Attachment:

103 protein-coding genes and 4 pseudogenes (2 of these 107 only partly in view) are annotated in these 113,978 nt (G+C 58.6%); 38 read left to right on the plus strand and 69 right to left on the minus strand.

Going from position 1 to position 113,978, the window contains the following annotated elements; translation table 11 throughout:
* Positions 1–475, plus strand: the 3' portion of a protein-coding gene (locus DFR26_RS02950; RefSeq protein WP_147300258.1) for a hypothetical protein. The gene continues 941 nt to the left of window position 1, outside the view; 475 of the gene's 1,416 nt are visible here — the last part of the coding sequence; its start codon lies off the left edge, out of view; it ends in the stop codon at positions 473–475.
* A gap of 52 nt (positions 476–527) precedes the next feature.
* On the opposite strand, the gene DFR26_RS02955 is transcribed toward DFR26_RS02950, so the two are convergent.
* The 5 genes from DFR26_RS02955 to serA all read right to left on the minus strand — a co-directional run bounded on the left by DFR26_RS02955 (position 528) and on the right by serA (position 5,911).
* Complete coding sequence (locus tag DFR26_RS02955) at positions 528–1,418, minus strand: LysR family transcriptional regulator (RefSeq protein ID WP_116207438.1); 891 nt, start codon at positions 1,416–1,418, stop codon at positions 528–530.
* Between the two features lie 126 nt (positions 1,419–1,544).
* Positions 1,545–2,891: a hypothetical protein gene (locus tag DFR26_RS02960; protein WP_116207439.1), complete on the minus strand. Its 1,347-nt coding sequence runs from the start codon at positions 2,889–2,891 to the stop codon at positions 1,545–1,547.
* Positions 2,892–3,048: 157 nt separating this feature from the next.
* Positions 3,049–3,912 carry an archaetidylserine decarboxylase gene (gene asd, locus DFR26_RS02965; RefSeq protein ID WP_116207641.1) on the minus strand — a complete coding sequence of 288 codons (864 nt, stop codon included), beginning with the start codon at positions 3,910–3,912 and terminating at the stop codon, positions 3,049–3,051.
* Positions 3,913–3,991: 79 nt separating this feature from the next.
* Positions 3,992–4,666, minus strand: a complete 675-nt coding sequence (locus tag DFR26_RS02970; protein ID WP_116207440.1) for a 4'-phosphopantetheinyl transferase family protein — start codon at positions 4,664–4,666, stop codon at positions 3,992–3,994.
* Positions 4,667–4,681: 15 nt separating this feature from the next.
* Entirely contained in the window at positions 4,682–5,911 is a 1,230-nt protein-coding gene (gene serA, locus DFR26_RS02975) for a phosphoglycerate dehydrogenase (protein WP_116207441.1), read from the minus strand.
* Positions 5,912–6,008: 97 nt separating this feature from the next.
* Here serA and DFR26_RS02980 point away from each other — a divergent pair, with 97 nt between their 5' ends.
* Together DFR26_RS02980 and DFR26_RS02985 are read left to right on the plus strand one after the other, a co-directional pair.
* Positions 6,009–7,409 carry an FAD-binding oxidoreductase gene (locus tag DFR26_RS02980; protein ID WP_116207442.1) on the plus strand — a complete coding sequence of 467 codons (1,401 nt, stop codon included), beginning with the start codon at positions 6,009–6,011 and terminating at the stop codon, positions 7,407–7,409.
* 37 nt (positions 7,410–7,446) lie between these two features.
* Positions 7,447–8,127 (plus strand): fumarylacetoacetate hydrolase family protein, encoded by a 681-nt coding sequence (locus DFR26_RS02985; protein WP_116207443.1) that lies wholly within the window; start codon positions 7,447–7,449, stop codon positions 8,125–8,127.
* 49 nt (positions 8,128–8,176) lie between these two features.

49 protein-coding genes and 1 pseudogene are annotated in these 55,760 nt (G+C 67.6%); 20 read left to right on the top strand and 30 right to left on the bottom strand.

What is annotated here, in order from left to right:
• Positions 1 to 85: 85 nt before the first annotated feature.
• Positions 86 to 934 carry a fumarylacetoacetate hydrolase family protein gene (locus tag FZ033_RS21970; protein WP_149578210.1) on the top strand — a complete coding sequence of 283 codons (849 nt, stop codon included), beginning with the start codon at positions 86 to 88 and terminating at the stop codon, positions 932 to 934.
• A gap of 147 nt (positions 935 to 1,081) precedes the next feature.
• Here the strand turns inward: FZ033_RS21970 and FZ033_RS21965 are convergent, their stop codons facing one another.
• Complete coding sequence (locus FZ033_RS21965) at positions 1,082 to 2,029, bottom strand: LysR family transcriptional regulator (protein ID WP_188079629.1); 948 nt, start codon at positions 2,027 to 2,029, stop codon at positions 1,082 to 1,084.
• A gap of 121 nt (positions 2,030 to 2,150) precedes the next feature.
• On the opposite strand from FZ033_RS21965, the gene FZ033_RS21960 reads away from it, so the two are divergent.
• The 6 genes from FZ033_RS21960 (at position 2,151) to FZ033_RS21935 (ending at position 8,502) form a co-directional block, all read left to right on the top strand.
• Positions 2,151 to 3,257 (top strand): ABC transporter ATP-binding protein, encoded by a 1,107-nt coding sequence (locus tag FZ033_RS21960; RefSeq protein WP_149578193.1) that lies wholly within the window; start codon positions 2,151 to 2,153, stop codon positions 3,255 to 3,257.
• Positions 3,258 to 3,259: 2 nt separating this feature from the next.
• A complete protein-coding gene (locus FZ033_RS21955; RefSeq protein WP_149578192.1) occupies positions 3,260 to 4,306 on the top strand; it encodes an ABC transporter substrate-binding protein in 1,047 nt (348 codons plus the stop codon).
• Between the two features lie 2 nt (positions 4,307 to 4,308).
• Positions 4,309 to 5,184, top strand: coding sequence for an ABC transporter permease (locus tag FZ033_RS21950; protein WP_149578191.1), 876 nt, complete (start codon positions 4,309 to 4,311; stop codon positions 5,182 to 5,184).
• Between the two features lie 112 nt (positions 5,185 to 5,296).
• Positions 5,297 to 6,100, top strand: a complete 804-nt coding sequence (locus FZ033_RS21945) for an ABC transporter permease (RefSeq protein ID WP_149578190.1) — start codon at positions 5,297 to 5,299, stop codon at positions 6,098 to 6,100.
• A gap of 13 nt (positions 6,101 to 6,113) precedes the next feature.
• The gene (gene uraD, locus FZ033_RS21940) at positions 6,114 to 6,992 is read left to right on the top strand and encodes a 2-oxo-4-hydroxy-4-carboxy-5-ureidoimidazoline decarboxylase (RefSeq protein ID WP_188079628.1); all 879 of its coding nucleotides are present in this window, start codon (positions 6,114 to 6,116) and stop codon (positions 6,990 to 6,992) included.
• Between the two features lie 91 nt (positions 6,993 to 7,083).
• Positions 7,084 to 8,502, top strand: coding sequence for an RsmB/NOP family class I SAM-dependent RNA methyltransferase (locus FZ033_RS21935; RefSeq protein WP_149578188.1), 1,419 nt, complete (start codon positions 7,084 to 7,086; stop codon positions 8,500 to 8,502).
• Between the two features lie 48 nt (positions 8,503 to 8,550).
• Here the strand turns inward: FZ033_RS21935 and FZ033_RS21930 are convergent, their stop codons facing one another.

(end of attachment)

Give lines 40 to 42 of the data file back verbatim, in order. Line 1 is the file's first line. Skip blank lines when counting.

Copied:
• A gap of 13 nt (positions 6,101 to 6,113) precedes the next feature.
• The gene (gene uraD, locus FZ033_RS21940) at positions 6,114 to 6,992 is read left to right on the top strand and encodes a 2-oxo-4-hydroxy-4-carboxy-5-ureidoimidazoline decarboxylase (RefSeq protein ID WP_188079628.1); all 879 of its coding nucleotides are present in this window, start codon (positions 6,114 to 6,116) and stop codon (positions 6,990 to 6,992) included.
• Between the two features lie 91 nt (positions 6,993 to 7,083).